Desautels Faculty of Management
Recruiting Seminar for the Organizational Behaviour Area
London Business School
Monday, December 14, 2009
Bronfman Building RM647
THE ROAD TO ENTITLEMENT: THE IMPACT OF ADMINISTRATIVE IMPERATIVES, POWER DYNAMICS, AND MANAGERS’ DEMOGRAPHIC CHARACTERISTICS ON THE CREATION OF NEW JOB TITLES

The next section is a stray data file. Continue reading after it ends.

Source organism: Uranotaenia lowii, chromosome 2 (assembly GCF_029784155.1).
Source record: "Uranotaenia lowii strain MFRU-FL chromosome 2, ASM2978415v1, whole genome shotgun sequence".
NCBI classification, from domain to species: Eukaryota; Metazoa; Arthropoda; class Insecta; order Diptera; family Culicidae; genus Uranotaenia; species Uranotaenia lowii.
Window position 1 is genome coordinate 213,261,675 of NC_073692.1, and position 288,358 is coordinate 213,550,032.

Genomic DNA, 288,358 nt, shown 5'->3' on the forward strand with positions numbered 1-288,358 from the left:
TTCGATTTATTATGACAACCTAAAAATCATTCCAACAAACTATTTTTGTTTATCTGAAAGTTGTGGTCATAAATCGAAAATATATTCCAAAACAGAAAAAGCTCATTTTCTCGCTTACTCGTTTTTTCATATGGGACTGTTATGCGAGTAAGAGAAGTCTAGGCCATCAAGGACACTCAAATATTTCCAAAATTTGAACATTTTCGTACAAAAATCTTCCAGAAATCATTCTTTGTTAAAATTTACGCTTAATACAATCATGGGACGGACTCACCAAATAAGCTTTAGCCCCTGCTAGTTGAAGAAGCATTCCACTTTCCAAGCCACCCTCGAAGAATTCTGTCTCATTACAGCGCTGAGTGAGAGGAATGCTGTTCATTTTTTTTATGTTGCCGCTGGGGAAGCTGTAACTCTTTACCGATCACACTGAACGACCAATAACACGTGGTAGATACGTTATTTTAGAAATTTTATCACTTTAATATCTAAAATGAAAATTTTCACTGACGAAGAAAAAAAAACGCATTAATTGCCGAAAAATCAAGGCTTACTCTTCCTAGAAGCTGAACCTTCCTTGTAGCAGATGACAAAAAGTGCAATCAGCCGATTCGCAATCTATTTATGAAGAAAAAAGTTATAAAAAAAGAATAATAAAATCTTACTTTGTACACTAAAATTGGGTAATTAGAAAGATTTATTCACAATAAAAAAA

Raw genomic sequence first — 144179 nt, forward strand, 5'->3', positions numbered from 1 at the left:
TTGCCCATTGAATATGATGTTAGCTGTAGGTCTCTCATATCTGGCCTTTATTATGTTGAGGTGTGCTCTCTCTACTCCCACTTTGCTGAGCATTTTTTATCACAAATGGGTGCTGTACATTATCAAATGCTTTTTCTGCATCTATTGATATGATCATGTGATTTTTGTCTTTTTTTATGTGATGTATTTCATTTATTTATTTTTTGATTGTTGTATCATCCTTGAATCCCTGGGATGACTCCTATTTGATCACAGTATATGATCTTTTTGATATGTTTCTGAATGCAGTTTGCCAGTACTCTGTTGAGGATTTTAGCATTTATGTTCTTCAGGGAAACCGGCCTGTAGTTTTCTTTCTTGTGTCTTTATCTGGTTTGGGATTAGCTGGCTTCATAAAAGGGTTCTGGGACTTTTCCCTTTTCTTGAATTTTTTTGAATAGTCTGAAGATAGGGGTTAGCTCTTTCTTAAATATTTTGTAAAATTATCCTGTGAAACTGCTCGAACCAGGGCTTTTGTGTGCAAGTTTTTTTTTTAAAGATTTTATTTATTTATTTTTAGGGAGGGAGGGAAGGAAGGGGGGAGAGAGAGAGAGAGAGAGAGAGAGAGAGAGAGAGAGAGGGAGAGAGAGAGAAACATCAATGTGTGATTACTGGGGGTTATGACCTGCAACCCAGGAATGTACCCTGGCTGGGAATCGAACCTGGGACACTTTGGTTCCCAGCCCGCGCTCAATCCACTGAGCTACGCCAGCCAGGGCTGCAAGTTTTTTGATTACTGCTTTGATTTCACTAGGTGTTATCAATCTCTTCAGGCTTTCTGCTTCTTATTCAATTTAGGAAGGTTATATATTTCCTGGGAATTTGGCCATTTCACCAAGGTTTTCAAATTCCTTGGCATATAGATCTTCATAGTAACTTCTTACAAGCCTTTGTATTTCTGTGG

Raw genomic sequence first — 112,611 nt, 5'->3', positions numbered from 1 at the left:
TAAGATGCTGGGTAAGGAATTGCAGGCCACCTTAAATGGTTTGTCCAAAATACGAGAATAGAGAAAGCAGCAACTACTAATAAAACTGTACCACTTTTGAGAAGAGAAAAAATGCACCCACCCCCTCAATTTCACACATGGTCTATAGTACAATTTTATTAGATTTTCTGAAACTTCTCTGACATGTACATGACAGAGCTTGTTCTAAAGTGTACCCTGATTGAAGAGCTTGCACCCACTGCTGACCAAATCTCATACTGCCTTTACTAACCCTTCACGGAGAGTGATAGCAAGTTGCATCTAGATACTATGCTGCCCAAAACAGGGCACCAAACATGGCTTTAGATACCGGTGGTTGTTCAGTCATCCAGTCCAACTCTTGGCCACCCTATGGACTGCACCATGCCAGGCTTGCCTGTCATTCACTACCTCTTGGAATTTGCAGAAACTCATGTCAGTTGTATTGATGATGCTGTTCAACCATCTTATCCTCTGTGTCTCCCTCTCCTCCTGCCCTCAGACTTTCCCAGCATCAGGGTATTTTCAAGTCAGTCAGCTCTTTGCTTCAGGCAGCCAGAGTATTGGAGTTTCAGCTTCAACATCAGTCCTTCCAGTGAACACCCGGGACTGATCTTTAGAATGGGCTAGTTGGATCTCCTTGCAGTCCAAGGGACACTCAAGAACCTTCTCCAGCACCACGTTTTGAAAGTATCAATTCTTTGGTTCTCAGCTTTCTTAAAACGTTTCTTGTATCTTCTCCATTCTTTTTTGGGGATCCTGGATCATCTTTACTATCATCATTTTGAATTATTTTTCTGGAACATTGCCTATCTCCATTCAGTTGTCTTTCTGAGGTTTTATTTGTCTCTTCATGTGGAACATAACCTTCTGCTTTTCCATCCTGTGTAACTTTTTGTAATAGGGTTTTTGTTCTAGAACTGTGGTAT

We examine the relationship between organization-level predictors and the demography of managers in the creation of job titles using longitudinal data on a sample of advertising agencies. Drawing on theories of job title proliferation, we argue that firms create more job titles in response to internal power dynamics and administrative imperatives but that the effect of power dynamics on job title creation is sensitive to who is given new job titles. Factors related to administrative imperatives (firm size, change in size and the average tenure of employees) influence the amount of job title creation independent of who gets new titles. Factors related to power dynamics (managerial mobility and the proportion of women in the firm) influence how many new job titles are created, but these effects differ depending on whether new job titles are created for women versus men or for incumbents versus new hires. Further, we find that administrative imperatives and power dynamics operate as countervailing forces for the creation of new job titles. These findings illustrate the importance of disaggregating the different processes that lead to job title proliferation and attending to the demographic characteristics of recipients of new titles for understanding changes in the job structures of organizations.